I waited year and a half for a next surf trip. Have I learned how to surf better thanks to that trip? No. But I’ve learned something much more important.
In 2018 my plan of having 4 surf trips a year came crushing down. What’s more, I wasn’t able to do even one. Without going into details that’s the way it is sometimes. You need to make choices and setup priorities. Surfing stopped being my priority at the moment. It hurts, but that’s life. I got over it and accepted the fact that it will get me a while longer to achieve my surfing goal.
Despite the obstacles I don’t want to give up. So when an opportunity for a short surf trip came I convinced mrs_edita that Portugal and the coast of the Lisbon area is the best destination taking under consideration our budget. So it happened. We flew on March 28th.
In this post I would like to share my reflections that this trip has caused. Both in terms of my approach to the sport itself after almost a year and a half break, as well as the destination that we have chosen.
1. Surfing as a long-distance project
It seems obvious and natural to think about this sport that way, especially when the place of residence isn’t conducive to everyday surfing. However, it was only during this trip that I realized that I had assumed the opposite. I hoped that surfing a few times a year I will jump to a satisfactory level within 4-5 years.
When got myself in the water after year and a half break there was a huge frustration, anger even at myself and everything around me cause I wasn’t performing as well as assumed. Instead of enjoying the ocean I was disgruntled. The voice in my head was saying: c’mon, push! You don’t know when there will be another occasion to hit the water. Stupid!
After that trip I let go and accepted the reality. And the reality is that me shredding on a shortboard in a barrel is a very distant perspective or something that won’t ever happen. I have no idea when I’ll be able to surf again. I don’t know if I would catch a wave. All I know is that I won’t let some unreal fantasy to ruin this moment when it eventually comes.
2. Cold water ain’t my thing
In March and April the water temperature at local spots (Carcavelos and Guincho) is 14-15 degrees Celsius. I’ve already been surfing in conditions with 16-17 degrees and now I know that this is the limit below which it stops being pleasant for me. That’s it. Of course, thicker foam (minimum 4/3 mm) and 5 mm surf boots help to endure such a temperature, but I discovered that in such conditions surfing stops being a sneak for me and turns into a torment.
That’s why my minimum goal is to surf in warm water (at least 20 degrees Celsius). Indo, Canary Islands, maybe Morocco at early autumn – here I come!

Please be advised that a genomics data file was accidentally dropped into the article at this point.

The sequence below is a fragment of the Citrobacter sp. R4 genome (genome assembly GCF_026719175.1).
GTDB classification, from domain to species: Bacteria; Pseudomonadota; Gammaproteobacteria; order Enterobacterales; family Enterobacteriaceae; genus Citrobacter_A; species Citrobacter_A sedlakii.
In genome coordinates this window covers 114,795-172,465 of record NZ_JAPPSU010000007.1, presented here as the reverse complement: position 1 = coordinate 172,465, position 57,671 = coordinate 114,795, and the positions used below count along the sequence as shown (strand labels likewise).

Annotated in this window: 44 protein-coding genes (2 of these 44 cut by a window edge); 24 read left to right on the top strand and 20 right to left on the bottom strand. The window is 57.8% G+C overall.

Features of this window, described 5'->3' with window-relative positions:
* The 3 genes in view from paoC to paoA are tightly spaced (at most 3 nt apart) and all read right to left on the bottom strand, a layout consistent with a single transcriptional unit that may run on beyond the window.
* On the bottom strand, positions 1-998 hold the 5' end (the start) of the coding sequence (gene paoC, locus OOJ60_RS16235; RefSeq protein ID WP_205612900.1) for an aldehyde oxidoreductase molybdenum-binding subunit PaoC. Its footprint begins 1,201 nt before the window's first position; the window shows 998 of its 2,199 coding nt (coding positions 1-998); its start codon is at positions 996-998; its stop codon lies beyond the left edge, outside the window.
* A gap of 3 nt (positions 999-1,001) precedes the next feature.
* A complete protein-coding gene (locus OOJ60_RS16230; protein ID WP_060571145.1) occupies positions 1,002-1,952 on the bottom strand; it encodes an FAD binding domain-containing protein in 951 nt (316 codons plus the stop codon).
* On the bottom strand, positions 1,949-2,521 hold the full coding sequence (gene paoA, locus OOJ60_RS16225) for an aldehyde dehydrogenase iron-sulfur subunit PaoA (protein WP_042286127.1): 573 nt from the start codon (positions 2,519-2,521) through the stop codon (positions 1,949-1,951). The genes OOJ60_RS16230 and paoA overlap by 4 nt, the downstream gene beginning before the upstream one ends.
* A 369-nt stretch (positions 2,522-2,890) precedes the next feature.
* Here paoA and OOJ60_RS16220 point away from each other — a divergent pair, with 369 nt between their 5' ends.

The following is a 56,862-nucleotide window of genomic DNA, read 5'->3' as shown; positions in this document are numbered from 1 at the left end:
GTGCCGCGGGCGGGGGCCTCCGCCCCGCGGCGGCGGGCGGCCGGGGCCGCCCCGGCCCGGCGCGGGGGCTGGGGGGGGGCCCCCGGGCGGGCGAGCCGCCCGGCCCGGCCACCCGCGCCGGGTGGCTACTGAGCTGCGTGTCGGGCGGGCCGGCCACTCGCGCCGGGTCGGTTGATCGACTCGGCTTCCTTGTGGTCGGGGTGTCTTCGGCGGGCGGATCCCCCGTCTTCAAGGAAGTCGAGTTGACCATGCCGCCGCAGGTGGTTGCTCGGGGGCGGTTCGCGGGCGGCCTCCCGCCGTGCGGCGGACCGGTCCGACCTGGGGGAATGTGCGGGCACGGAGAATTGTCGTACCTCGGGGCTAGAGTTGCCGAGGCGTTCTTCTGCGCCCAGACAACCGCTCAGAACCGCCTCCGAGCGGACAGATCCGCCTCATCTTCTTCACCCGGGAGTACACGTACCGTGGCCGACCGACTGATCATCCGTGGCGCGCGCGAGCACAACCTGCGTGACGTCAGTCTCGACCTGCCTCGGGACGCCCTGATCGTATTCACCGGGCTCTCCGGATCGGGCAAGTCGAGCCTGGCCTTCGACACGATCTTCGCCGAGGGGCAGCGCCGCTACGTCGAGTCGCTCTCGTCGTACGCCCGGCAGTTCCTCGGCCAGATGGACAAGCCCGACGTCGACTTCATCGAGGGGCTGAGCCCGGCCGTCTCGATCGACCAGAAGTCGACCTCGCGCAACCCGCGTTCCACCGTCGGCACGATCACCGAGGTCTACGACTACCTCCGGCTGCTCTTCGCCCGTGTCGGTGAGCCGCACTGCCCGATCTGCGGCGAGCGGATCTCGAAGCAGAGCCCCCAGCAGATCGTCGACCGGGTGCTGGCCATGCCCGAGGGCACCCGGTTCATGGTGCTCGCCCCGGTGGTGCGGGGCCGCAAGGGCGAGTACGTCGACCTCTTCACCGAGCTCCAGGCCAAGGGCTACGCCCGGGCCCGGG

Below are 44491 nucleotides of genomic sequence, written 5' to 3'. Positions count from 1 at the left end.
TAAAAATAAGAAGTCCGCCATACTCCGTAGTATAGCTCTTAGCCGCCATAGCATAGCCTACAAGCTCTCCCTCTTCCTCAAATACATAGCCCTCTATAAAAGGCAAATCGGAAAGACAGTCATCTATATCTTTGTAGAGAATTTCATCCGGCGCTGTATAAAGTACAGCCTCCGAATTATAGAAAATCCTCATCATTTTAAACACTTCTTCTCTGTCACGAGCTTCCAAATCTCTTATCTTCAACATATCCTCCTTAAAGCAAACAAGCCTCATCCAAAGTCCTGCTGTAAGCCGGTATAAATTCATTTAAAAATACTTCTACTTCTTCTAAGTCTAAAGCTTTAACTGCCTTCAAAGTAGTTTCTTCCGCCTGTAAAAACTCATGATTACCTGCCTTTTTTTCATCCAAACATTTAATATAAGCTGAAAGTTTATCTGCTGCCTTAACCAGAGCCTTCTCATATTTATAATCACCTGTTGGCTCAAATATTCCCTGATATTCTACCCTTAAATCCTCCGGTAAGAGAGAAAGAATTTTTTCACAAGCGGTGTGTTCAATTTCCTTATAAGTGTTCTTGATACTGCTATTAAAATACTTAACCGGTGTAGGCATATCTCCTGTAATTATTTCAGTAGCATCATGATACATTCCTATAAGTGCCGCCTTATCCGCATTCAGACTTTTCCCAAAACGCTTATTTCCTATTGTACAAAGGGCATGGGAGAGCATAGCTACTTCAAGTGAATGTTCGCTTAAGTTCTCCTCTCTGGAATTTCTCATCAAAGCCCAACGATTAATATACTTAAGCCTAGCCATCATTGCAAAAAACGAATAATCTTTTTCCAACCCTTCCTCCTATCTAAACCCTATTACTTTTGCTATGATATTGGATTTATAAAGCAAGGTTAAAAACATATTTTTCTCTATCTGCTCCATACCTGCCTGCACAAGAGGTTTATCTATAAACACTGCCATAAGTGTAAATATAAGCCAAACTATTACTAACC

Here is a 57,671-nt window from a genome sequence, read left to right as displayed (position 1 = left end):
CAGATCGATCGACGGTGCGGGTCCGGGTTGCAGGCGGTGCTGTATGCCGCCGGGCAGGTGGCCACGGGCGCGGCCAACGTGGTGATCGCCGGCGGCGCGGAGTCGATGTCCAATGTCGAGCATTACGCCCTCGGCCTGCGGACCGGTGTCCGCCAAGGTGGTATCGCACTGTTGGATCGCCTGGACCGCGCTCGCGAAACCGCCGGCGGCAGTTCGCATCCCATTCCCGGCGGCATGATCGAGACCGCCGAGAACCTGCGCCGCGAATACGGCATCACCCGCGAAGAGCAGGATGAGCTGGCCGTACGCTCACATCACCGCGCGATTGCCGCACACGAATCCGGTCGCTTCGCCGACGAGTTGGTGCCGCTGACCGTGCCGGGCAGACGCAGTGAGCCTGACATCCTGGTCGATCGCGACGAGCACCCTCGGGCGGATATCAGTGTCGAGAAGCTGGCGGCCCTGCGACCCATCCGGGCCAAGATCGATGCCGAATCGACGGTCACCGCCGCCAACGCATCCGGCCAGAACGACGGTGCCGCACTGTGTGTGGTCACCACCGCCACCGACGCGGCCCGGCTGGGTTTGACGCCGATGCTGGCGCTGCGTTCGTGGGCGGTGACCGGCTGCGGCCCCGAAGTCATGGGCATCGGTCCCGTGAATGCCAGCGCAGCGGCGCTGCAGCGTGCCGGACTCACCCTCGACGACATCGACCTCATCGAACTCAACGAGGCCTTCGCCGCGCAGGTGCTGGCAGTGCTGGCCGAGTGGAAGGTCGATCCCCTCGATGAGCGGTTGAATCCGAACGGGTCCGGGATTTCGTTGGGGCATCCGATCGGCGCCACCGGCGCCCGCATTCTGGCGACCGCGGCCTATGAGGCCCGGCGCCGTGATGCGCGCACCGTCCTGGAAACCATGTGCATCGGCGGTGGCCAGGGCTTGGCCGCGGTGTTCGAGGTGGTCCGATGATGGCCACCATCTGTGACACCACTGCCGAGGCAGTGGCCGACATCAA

3. Surfing instructor? Yes, but not a must
I did a surf school research as with every other surf trip. There are plenty of them in Lisbon area. After detailed analysis I choose one. I decided that with that school I will work on my surfing skills over the whole week. I contacted with the owner and booked the first lesson. It occurred that it was also the last lesson. To be honest that was one of the worst surf lessons in my life.
After that experience I decided that next time I’ll wait till I get on the spot, then do a tour on local schools or even a chat with local surfer who – for an agreed price – will describe the characteristics of the spot and corrects my mistakes during the session.
Most schools, including those from Lisbon, operate on the most popular spots in the area, which are Carcavelos and Guincho. As it turned out later, the beach of Carcavelos, which in my opinion is the most friendly for beginners and intermediate surfers, provides surf rental spots and surf schools. I have found that sometimes it is worth to let go and not plan absolutely everything. A valuable lesson.
4. One do can have fun vacation without surfing
Because of all the frustration caused by my lack of progress, unsuccessful surf lesson and difficult thermal conditions, I lost heart for surfing on that trip. The ocean adjusted by decreasing the swell, which made the waves weaker and weaker as days went. It turned out that it was the best thing that could happen! Thanks to this I started to feel what it means to enjoy the vacation without purpose again. Another strange statement, because this is what vacation is all about. I forgot about that totally since I fixed myself on surfing.
It was only in Cascais (our vacation base), where I returned to the holiday balance. I’ve changed my surf frustration for morning jogging along the coast, whole-day walks around the area (I recommend walking along the promenade from Cascais to Carcavelos), one-day trips to Lisbon or Sintra and culinary escapades, always led by Edyta. Suddenly, it turned out that you do not need surfing to have a great vacation.
5. Cascais over Lisbon
The choice of Cascais, which is a 40-minute train ride from Lisbon, was perfect. It is an ideal starting point for those who are looking for closeness to the ocean (regardless of whether they surf or not), a relative peace away from the bustle of the metropolis, but with easy and quick access to it when the need to interact with the attractions of the big city awakens.
Cascais isn’t to big nor too small. It has couple of fine restaurants, from which I can recommend vegan House of Wonders with astonishing rooftop view and Taberna Clandestina. To complete the picture add a pleasant promenade alongside the coast and local market called Mercado da Villa which offers fresh fish, seafood, vegetables and fruits. Cascais is just great!
Thanks for reading. Now go surf!